Building the audacity muscle:
An interview with serial entrepreneur and women’s empowerment leader Fatou N’Diaye
Fatou N’Diaye is used to making audacious moves. The serial entrepreneur and international speaker left the comfort of a thriving corporate career heading the trade department for one of the big four consulting firms to become an entrepreneur and NGO founder.
Her NGO, ‘The Wonders,’ is dedicated to empowering women to launch impact-driven projects – and so far it’s had an audacious impact. Through her organization, she has built a community of more than 500 female entrepreneurs who work each day to build their confidence in business and create a more inclusive world.
N’Diaye recently spoke at a Rakuten Roundtable on “Women at Work,” a virtual event organized for Rakuten employees in the EMEA region. At the event, N’Diaye shared her take on the importance of empowering women in the workplace and offered advice on how anyone can become more audacious.
“AT THE WONDERS, OUR GOAL IS TO EMPOWER WOMEN TO BUILD TOMORROW’S WORLD ALONGSIDE MEN, 50/50.” – FATOU N’DIAYE, SERIAL ENTREPRENEUR & INTERNATIONAL SPEAKER
Why inspired you to found The Wonders?
During the first lockdown, I ended up spending some time on a boat in the South of France. After a week, I was already bored not being able to organize meet-ups for the members of the B2B barter ecosystem I had built. I started looking at the main issues I was finding around me: men were being better at bartering because they were more bold and confident. So, by creating Great Village, a bartering community, I was recreating an unequal world. I then decided to create a bootcamp to help build women’s audacity. During the bootcamp, I would throw daily challenges to the women, for example, talk to a stranger, reach out to someone inspiring on LinkedIn, buy yourself flowers, write a letter to someone… After 7 weeks, I received extraordinary feedback from the women in the program: it had changed their lives! They had built a new muscle, “the audacity muscle”! They felt stronger, more confident. I realized I had created something unique and that’s how The Wonders was born.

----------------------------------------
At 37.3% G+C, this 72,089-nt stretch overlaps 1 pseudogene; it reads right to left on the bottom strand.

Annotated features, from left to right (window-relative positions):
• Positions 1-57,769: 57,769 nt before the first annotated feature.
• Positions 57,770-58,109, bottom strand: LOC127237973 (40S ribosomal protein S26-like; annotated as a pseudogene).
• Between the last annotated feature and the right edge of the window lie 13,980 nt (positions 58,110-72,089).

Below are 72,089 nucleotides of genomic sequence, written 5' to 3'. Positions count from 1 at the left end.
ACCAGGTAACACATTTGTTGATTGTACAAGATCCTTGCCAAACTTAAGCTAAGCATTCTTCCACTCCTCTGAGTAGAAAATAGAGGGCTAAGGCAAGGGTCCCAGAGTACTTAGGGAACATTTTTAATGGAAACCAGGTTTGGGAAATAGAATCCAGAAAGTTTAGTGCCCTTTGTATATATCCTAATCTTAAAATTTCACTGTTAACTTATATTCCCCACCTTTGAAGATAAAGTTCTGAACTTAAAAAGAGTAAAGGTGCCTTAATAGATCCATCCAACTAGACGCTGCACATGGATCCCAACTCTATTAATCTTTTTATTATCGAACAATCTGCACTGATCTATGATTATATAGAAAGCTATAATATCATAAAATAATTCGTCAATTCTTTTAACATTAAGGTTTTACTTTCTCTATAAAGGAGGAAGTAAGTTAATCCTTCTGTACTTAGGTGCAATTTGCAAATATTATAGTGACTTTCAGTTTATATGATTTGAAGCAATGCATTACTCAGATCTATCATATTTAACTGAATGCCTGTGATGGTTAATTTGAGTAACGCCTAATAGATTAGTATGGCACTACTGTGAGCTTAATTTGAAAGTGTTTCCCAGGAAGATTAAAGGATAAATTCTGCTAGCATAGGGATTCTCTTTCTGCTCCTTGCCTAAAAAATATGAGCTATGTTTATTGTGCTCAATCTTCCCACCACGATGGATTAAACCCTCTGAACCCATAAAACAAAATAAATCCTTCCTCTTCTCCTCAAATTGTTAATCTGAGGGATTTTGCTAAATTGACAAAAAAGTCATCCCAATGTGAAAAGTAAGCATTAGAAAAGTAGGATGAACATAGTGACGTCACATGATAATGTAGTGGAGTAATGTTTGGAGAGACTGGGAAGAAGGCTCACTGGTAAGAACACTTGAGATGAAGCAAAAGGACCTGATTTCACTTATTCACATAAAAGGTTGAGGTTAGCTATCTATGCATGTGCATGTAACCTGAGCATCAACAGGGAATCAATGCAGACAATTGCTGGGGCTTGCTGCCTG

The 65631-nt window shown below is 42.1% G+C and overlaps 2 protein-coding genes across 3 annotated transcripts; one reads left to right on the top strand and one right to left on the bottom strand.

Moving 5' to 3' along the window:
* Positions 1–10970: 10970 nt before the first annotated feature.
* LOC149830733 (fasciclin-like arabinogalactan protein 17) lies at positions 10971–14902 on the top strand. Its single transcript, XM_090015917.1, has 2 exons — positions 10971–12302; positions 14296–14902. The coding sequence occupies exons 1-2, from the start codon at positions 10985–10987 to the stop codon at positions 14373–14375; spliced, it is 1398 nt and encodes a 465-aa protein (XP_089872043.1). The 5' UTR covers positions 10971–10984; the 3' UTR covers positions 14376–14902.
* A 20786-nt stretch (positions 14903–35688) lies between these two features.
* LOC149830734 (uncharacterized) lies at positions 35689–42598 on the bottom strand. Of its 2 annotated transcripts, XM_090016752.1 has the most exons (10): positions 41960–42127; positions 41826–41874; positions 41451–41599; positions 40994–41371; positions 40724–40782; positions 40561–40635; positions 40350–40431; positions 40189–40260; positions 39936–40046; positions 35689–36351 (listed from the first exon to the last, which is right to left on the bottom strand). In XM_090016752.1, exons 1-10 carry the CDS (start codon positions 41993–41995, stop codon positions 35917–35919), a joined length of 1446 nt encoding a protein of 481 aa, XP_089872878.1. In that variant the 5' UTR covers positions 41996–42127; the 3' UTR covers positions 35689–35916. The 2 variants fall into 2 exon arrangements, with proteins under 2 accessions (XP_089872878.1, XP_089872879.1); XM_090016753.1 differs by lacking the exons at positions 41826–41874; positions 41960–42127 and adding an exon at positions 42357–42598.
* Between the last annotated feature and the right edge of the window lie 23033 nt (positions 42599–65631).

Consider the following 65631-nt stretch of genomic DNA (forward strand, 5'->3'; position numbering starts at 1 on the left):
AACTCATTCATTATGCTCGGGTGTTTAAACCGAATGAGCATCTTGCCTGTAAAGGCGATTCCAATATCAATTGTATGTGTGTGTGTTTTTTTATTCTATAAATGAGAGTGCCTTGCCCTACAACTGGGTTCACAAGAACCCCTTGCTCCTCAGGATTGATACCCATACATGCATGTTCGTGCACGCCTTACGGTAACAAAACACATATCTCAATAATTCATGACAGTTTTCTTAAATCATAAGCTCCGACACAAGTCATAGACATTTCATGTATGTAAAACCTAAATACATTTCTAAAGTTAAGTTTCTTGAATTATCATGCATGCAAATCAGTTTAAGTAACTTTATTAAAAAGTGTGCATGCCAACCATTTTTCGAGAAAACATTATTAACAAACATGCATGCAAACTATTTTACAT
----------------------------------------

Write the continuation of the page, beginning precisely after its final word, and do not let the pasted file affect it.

How does The Wonders help women and how can they participate?
At the Wonders, our goal is to empower women to build tomorrow’s world alongside men, 50/50. To reach that ambitious goal we have 3 main activities:
- INSPIRATION: We have launched the International Women of Impact Day, a day dedicated to showcasing amazing women breaking the status quo to build a better society.
- EDUCATION: We created the Equity Workshop, a two and a half hour interactive workshop to learn about the source of inequality and injustice against women. This workshop is held within every type of organization, from large corporations to schools.
- ACTION: We have training programs for women entrepreneurs or employees who would like to build their audacity, confidence and launch impact-driven projects. Our 12-week program is based on weekly challenges that push women outside of their comfort zones and towards growth and success. Today, we have built a community of more than 500 women who build their confidence, learn and grow together.